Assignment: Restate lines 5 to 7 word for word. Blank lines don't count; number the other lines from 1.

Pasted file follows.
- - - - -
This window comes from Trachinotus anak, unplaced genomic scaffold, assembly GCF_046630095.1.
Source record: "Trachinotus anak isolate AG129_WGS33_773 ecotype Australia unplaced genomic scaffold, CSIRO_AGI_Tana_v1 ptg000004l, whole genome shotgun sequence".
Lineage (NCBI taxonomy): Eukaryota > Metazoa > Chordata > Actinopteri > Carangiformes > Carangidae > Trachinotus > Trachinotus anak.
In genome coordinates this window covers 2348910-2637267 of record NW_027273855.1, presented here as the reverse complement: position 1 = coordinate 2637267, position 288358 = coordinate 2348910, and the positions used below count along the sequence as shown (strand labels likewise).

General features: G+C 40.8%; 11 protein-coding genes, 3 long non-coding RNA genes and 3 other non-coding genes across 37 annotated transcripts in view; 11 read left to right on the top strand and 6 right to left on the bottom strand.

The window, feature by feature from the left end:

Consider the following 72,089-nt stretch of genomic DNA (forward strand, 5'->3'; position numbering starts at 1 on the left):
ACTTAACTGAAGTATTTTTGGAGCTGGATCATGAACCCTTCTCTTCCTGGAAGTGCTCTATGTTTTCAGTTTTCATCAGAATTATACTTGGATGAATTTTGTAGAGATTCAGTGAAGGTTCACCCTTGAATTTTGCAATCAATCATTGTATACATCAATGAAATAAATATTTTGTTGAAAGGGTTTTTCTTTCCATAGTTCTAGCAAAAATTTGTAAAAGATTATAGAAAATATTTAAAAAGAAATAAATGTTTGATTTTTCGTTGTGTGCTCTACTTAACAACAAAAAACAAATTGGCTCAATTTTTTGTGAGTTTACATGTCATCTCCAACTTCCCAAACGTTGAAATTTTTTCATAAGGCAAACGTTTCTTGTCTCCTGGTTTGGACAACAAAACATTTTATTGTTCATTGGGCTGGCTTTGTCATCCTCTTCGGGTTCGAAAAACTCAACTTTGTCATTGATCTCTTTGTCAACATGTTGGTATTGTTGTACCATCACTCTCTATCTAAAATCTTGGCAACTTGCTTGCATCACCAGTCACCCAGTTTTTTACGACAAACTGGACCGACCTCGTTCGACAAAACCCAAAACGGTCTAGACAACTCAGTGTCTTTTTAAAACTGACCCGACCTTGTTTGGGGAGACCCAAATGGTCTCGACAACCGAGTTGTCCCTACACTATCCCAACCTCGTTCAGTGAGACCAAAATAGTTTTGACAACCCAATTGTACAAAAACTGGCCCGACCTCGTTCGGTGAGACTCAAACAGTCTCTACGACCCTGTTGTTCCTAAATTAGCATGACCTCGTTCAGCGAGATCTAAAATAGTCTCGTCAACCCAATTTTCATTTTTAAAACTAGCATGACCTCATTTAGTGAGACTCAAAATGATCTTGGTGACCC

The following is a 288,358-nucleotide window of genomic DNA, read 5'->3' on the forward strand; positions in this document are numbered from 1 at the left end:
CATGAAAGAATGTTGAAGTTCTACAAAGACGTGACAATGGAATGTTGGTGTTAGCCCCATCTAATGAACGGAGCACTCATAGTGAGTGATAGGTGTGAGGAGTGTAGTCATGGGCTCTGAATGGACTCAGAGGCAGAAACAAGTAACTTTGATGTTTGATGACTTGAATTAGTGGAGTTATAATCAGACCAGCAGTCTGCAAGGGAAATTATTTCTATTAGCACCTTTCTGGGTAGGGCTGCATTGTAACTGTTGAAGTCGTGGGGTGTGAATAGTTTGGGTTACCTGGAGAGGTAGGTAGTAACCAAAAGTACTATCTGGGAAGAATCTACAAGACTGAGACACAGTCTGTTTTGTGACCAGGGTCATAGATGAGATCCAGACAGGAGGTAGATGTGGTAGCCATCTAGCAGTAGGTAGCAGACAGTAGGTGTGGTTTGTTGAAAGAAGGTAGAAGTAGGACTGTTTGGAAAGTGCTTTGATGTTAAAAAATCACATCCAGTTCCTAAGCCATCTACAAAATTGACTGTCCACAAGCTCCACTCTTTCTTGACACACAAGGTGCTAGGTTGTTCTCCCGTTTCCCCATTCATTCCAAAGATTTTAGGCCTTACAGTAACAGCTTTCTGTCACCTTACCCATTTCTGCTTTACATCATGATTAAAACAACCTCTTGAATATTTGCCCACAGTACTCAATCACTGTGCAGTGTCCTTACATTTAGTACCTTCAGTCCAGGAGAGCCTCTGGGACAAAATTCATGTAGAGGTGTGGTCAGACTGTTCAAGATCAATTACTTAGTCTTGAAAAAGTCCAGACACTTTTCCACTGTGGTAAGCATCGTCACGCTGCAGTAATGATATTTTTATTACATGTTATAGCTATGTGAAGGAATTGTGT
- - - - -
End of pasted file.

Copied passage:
General features: G+C 40.8%; 11 protein-coding genes, 3 long non-coding RNA genes and 3 other non-coding genes across 37 annotated transcripts in view; 11 read left to right on the top strand and 6 right to left on the bottom strand.

The window, feature by feature from the left end:

Consider the following 72,089-nt stretch of genomic DNA (forward strand, 5'->3'; position numbering starts at 1 on the left):